The Light's austere captain, Mr. Beal, strode the deck, his rare aura of high contentment amplified by the giddiness of his men. Beal could envision in his mind's eye the pilot boat breaking through the fog toward them, the pilot dressed like an undertaker, saluting indifferently and relieving Beal--for once--of his burdens. Then would come the view of the stretches of docks and piers, the solid granite warehouses never quite large enough for all the foreign cargo brought in by the merchants, then beyond that the State House's gold dome capping the horizon--the glittering cranium of the world's smartest city.
In the last few years, with so many men returned from fighting the rebellion, even modest Boston merchants had become veritable industrialists, beset as they were by excess hands. This city had prided itself on its history from the time it was little more than a quaint village, but Beal was old enough to know how artificial its modern visage was. Hills that formerly sloped through the city had been flattened, their detritus used to fill in various necks and bays, the foundations for streets and new neighborhoods and wharves such as the one that soon would welcome them. He could remember when the Public Garden was plain mud marking Boston's natural boundary.
A steam pipe bellowed from some unseen ship launching on its way or maybe, like them, gliding toward a journey's end, and Beal felt a solemn comradeship with all unknown voyagers. As he glimpsed the crescent moon and thought he would soon have enough light even in this nasty fog to lay course, his pleasant reverie was broken by a bright light flashing low in the water. When the captain craned forward, a lifeboat caught in the current, right in the path of their prow, sprang out from the mist.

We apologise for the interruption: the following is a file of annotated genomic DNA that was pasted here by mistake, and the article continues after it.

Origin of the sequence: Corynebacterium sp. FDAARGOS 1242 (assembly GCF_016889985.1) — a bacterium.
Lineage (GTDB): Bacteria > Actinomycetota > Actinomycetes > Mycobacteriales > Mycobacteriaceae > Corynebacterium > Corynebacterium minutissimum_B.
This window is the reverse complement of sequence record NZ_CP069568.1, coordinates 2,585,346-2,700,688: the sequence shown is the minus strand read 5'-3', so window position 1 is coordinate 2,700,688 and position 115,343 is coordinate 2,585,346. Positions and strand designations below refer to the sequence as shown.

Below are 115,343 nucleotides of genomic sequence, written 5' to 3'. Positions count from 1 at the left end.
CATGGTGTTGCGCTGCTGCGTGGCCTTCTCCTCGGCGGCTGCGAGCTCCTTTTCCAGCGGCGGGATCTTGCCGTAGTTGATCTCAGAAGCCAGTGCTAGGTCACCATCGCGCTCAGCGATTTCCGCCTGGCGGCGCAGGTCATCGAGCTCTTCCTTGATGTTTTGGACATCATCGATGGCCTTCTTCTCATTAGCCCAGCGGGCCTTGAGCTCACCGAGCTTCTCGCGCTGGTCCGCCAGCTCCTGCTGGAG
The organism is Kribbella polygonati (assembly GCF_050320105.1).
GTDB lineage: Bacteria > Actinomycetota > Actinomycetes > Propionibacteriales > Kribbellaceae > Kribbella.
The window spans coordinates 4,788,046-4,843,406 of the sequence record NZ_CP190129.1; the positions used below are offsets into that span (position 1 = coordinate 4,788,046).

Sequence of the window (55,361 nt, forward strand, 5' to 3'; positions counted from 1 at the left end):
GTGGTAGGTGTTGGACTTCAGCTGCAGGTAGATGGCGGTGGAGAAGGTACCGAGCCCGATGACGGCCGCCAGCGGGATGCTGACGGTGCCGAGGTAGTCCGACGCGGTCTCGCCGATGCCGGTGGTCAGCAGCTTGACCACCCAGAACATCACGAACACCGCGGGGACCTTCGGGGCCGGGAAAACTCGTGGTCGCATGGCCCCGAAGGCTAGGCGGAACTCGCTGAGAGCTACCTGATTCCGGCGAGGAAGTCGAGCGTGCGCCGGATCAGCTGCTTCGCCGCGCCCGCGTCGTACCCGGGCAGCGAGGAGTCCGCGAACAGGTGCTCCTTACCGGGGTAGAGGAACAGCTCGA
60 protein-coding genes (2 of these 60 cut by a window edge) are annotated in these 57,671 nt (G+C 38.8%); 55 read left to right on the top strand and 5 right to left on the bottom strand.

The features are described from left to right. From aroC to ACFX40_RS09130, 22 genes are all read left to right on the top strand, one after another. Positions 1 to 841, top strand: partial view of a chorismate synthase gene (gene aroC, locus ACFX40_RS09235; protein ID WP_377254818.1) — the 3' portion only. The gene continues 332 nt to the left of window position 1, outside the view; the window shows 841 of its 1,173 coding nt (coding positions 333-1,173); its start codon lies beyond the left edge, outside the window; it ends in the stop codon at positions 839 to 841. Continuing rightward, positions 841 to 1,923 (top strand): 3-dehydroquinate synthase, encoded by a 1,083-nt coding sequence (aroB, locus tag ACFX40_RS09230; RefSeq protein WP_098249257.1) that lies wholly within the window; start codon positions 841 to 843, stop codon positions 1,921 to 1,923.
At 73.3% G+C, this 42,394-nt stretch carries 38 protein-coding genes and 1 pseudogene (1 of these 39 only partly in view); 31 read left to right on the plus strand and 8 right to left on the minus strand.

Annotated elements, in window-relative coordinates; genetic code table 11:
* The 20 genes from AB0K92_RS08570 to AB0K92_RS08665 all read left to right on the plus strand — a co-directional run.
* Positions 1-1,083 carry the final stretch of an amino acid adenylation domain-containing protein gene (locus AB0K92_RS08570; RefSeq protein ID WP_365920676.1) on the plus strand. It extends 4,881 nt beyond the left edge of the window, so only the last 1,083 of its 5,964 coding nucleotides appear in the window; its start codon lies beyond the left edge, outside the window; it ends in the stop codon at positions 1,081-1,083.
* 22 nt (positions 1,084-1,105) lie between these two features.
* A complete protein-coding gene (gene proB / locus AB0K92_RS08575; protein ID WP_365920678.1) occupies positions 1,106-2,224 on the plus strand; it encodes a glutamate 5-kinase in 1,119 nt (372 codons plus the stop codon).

His lookout cried out while Beal seized his speaking trumpet and shouted orders to change course. A woman's scream floated up. The schooner veered adroitly in efforts to avoid the small craft, but too late. The lifeboat's passengers jumped for their lives as their boat split into pieces against the Light's prow, the screaming woman thrusting a small child above the waves. To the shock of the captain, another obstacle broke through the dense curtain of fog on the schooner's starboard side: a pleasure steamer, with its flags flying the signals of distress, and taking on water.
"Clear lower deck!" Beal shouted.
Light of the East had nowhere to go. The side of its hull grazed and then caught the stranded steamship, right through the forward bulkhead: Pipes snapped and scalding-hot steam rushed into the heavy air as the hold of the schooner was ripped open. Now it, too, took on water, fast.
Chaos reigned on and off the ships. Beal snapped an order to throw the cargo overboard and repeated it sharply when his men hesitated. If they didn't unload right now, they would lose not only their profits, but also the ship and likely lives.
"Captain! There!" called his lookout.
Beal stared in astonishment from the railing as a stray breeze parted the fog. The wharf loomed ahead, but it was now clear they were approaching it from the wrong angle, parallel instead of perpendicular. Incredulously, the captain extended his spyglass. A bark flying British colors had wrecked against the tip of one of the piers and caught fire, while another schooner, marked the Gladiator, had drifted against the wharf, where its crew feverishly tried to tow it in. As he watched, fiery debris spread to the Gladiator's sails, which an instant later were wreathed in flames.